Mammut is a Swiss-based producer of high-quality mountaineering, climbing and trekking equipment. The company’s history actually dates back to the mid-1800’s, beginning with a single rope maker named Kaspar Tanner. By the 1940’s, the brand had officially adopted the mammoth logo and name. Originally specializing in Mammut ropes, the well-known alpine gear company eventually grew its product line to include mountaineering boots, crampons, harnesses and hardware. By the 1990’s, the product selection had grown even further to include Mammut jackets, pants, sleepi ... Learn more about Mammutng bags, Mammut packs and a host of other premium-quality essentials for the outdoor enthusiast. ... Less
Reviewed by Looking for Deals from North Carolina on Monday, February 2, 2015
I am 6'1" and 230 lbs with long arms and wide shoulder. The XL was more than long enough through the arms but very tight across the shoulders and quite short in length and slim through the body. I'm not clear if this is euro-sized where XL means something smaller. I am always a Men's XL or XL tall because my arms are long. Also, the black/ivy color is pretty weird. An all black jacket with two dark green "ivy" accents on the hood pull cord. If you are a tall, colorblind, but athletic octopus with a need for a decent shell that doesn't have room to layer underneath; go for it.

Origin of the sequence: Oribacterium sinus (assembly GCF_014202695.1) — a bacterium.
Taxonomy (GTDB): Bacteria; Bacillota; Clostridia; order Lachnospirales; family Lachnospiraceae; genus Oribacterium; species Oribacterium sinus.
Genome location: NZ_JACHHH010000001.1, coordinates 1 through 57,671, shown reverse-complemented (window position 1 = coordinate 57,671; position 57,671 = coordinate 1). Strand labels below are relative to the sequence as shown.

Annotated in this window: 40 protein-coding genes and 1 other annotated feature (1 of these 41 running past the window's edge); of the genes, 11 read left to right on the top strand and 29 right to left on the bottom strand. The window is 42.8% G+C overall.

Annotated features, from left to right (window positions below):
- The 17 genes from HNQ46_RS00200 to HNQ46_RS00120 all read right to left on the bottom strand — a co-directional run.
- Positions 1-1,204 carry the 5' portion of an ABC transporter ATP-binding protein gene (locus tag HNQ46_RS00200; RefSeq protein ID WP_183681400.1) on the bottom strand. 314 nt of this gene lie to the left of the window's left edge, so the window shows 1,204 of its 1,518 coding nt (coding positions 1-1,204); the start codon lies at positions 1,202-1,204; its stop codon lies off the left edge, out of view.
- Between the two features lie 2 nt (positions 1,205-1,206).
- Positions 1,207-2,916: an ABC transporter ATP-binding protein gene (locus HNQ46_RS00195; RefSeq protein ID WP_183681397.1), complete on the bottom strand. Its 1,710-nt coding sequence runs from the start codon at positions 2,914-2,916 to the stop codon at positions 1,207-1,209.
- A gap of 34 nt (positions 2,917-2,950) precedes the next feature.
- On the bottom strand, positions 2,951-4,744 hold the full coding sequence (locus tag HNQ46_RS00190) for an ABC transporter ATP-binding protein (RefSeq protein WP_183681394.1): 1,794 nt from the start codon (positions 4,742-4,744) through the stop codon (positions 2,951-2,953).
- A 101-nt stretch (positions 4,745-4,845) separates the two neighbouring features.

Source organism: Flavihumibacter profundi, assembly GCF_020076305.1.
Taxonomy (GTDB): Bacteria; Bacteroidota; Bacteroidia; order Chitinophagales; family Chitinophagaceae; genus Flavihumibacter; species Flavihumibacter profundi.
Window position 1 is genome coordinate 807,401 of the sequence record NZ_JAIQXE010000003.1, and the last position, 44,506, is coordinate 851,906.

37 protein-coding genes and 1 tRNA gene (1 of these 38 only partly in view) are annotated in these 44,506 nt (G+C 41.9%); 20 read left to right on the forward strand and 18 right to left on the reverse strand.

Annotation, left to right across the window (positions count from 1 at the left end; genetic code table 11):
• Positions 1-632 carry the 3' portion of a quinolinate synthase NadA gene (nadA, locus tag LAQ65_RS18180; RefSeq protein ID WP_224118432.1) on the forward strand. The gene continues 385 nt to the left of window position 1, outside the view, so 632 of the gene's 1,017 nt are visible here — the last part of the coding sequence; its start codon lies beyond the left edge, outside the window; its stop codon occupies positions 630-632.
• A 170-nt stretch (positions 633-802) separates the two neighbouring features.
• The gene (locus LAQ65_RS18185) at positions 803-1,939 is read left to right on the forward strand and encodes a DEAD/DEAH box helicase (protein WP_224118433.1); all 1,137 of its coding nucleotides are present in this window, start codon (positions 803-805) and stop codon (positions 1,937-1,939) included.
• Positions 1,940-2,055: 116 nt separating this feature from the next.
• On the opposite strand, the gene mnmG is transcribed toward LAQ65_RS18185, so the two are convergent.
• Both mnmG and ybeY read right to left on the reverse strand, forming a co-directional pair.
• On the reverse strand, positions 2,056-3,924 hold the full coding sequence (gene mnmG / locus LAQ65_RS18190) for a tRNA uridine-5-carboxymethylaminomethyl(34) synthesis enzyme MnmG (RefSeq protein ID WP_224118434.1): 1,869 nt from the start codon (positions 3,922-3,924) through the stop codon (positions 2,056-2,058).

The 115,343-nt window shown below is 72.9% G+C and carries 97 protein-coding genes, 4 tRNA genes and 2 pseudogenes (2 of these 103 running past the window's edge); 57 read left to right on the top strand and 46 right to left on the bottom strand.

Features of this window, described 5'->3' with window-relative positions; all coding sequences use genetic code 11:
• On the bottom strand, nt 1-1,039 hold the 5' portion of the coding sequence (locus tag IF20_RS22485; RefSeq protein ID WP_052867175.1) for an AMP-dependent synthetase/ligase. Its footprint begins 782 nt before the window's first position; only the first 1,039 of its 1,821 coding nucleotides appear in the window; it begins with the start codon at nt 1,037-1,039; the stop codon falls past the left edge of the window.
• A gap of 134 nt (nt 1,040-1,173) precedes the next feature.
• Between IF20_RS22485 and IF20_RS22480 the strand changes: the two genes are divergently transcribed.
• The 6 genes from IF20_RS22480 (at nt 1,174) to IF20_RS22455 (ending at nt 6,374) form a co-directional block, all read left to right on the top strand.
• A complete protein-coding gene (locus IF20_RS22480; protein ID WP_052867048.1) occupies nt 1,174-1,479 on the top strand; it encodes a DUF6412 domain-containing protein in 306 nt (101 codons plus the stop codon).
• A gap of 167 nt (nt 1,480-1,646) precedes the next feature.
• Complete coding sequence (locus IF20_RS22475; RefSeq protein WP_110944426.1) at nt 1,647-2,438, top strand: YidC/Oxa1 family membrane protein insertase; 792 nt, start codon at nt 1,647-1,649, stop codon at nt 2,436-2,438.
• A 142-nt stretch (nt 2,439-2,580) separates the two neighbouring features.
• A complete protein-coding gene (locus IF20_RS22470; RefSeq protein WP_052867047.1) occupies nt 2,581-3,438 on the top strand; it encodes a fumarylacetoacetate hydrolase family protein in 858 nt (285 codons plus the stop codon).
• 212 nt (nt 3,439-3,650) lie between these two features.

Reviewed by Get Some Fresh Air from Pennsylvania on Friday, January 30, 2015
This hat is so warm and stylish. I really appreciate the brim, which keeps the sun out of my eyes and the snowflakes off my glasses. It's also large enough to completely cover my ears, and doesn't give me "hat hair"! Love the green color, especially on the dreariest days of winter.
Reviewed by Stefanie from South Carolina on Tuesday, January 13, 2015
I love, love, love these boots! At first I was a little skeptical about purchasing boots online (especially considering the European to US conversion), but after reading the reviews I decided to give it a try. I generally wear women's size 11M (US), which is never easy to shop for. After using the conversion chart for size and taking the advice of the individuals who suggested that they run a size large and to purchase a narrow boot instead, I found that I am more than satisfied with how my boots fit. The toe box has plenty of room for swelling and thick socks. Also, they are incredibly comfortable, not to stiff, have very rugged grip, and are not to heavy. Most boots I try on are uncomfortable in the ankle, but these fit perfectly. I have not had one blister and the material inside the ankle of the boot and on the tongue are soft. This allows for shorter socks on warmer days (South Carolina folks. The struggle is real!).
Reviewed by Out in the field from Minnesota on Saturday, January 10, 2015